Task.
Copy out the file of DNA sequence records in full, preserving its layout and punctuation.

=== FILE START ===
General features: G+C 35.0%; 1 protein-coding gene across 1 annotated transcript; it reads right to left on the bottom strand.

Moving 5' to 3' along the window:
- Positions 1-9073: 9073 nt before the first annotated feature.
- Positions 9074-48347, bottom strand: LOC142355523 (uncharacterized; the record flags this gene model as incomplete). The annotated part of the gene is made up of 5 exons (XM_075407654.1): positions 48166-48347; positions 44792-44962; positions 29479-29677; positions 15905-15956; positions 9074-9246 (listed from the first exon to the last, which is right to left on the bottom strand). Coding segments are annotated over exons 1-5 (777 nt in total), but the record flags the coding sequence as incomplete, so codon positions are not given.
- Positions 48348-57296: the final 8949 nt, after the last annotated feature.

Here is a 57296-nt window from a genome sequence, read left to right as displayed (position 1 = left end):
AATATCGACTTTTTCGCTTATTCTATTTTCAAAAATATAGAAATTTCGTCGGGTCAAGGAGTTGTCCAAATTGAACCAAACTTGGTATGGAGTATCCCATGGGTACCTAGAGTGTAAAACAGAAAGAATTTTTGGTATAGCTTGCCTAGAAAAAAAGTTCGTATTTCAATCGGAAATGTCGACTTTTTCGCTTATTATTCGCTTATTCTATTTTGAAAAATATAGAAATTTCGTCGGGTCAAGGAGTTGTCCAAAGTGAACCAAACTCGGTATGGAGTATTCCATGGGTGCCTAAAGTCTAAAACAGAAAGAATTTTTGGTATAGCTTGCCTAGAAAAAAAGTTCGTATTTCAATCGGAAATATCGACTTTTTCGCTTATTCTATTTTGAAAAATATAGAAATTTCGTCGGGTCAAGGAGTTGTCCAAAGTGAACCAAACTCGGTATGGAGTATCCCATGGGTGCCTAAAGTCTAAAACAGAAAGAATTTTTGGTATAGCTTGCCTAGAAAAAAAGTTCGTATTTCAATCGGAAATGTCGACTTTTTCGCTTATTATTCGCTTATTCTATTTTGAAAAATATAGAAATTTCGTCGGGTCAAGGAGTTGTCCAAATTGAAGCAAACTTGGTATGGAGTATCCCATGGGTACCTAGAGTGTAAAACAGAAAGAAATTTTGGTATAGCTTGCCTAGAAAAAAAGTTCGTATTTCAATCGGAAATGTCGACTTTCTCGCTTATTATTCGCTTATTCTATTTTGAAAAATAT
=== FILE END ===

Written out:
General features: G+C 35.0%; 1 protein-coding gene across 1 annotated transcript; it reads right to left on the bottom strand.

Moving 5' to 3' along the window:
- Positions 1-9073: 9073 nt before the first annotated feature.
- Positions 9074-48347, bottom strand: LOC142355523 (uncharacterized; the record flags this gene model as incomplete). The annotated part of the gene is made up of 5 exons (XM_075407654.1): positions 48166-48347; positions 44792-44962; positions 29479-29677; positions 15905-15956; positions 9074-9246 (listed from the first exon to the last, which is right to left on the bottom strand). Coding segments are annotated over exons 1-5 (777 nt in total), but the record flags the coding sequence as incomplete, so codon positions are not given.
- Positions 48348-57296: the final 8949 nt, after the last annotated feature.

Here is a 57296-nt window from a genome sequence, read left to right as displayed (position 1 = left end):
AATATCGACTTTTTCGCTTATTCTATTTTCAAAAATATAGAAATTTCGTCGGGTCAAGGAGTTGTCCAAATTGAACCAAACTTGGTATGGAGTATCCCATGGGTACCTAGAGTGTAAAACAGAAAGAATTTTTGGTATAGCTTGCCTAGAAAAAAAGTTCGTATTTCAATCGGAAATGTCGACTTTTTCGCTTATTATTCGCTTATTCTATTTTGAAAAATATAGAAATTTCGTCGGGTCAAGGAGTTGTCCAAAGTGAACCAAACTCGGTATGGAGTATTCCATGGGTGCCTAAAGTCTAAAACAGAAAGAATTTTTGGTATAGCTTGCCTAGAAAAAAAGTTCGTATTTCAATCGGAAATATCGACTTTTTCGCTTATTCTATTTTGAAAAATATAGAAATTTCGTCGGGTCAAGGAGTTGTCCAAAGTGAACCAAACTCGGTATGGAGTATCCCATGGGTGCCTAAAGTCTAAAACAGAAAGAATTTTTGGTATAGCTTGCCTAGAAAAAAAGTTCGTATTTCAATCGGAAATGTCGACTTTTTCGCTTATTATTCGCTTATTCTATTTTGAAAAATATAGAAATTTCGTCGGGTCAAGGAGTTGTCCAAATTGAAGCAAACTTGGTATGGAGTATCCCATGGGTACCTAGAGTGTAAAACAGAAAGAAATTTTGGTATAGCTTGCCTAGAAAAAAAGTTCGTATTTCAATCGGAAATGTCGACTTTCTCGCTTATTATTCGCTTATTCTATTTTGAAAAATAT